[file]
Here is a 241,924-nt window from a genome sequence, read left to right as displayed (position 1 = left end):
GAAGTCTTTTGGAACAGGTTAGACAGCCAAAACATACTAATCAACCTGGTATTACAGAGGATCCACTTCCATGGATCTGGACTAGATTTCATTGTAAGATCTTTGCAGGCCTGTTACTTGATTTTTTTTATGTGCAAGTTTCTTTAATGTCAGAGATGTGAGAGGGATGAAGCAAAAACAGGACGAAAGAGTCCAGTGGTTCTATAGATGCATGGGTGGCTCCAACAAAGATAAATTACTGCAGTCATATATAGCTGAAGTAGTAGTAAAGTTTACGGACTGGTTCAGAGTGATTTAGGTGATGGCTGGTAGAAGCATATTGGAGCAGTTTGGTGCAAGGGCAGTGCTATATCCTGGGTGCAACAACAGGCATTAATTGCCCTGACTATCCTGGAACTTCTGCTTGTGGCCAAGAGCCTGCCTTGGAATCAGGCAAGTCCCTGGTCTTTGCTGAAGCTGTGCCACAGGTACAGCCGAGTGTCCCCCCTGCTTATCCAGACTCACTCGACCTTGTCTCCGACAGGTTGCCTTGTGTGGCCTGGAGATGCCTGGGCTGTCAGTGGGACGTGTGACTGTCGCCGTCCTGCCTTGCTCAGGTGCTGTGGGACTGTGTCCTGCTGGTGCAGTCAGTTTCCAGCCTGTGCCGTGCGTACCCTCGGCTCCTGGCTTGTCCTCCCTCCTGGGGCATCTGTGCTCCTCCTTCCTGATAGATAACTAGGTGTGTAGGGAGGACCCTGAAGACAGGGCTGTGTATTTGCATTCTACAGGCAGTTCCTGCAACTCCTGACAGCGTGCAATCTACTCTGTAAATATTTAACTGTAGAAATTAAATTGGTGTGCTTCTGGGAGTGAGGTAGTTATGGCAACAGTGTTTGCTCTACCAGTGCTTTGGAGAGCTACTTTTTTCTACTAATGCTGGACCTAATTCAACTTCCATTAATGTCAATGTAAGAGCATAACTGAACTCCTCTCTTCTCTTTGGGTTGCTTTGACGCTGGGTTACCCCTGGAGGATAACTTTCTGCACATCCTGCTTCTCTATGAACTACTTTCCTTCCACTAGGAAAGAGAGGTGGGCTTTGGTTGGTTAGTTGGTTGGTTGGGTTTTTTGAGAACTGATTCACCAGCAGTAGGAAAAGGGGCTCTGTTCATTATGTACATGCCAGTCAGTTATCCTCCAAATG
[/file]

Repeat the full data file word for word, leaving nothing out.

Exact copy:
Here is a 241,924-nt window from a genome sequence, read left to right as displayed (position 1 = left end):
GAAGTCTTTTGGAACAGGTTAGACAGCCAAAACATACTAATCAACCTGGTATTACAGAGGATCCACTTCCATGGATCTGGACTAGATTTCATTGTAAGATCTTTGCAGGCCTGTTACTTGATTTTTTTTATGTGCAAGTTTCTTTAATGTCAGAGATGTGAGAGGGATGAAGCAAAAACAGGACGAAAGAGTCCAGTGGTTCTATAGATGCATGGGTGGCTCCAACAAAGATAAATTACTGCAGTCATATATAGCTGAAGTAGTAGTAAAGTTTACGGACTGGTTCAGAGTGATTTAGGTGATGGCTGGTAGAAGCATATTGGAGCAGTTTGGTGCAAGGGCAGTGCTATATCCTGGGTGCAACAACAGGCATTAATTGCCCTGACTATCCTGGAACTTCTGCTTGTGGCCAAGAGCCTGCCTTGGAATCAGGCAAGTCCCTGGTCTTTGCTGAAGCTGTGCCACAGGTACAGCCGAGTGTCCCCCCTGCTTATCCAGACTCACTCGACCTTGTCTCCGACAGGTTGCCTTGTGTGGCCTGGAGATGCCTGGGCTGTCAGTGGGACGTGTGACTGTCGCCGTCCTGCCTTGCTCAGGTGCTGTGGGACTGTGTCCTGCTGGTGCAGTCAGTTTCCAGCCTGTGCCGTGCGTACCCTCGGCTCCTGGCTTGTCCTCCCTCCTGGGGCATCTGTGCTCCTCCTTCCTGATAGATAACTAGGTGTGTAGGGAGGACCCTGAAGACAGGGCTGTGTATTTGCATTCTACAGGCAGTTCCTGCAACTCCTGACAGCGTGCAATCTACTCTGTAAATATTTAACTGTAGAAATTAAATTGGTGTGCTTCTGGGAGTGAGGTAGTTATGGCAACAGTGTTTGCTCTACCAGTGCTTTGGAGAGCTACTTTTTTCTACTAATGCTGGACCTAATTCAACTTCCATTAATGTCAATGTAAGAGCATAACTGAACTCCTCTCTTCTCTTTGGGTTGCTTTGACGCTGGGTTACCCCTGGAGGATAACTTTCTGCACATCCTGCTTCTCTATGAACTACTTTCCTTCCACTAGGAAAGAGAGGTGGGCTTTGGTTGGTTAGTTGGTTGGTTGGGTTTTTTGAGAACTGATTCACCAGCAGTAGGAAAAGGGGCTCTGTTCATTATGTACATGCCAGTCAGTTATCCTCCAAATG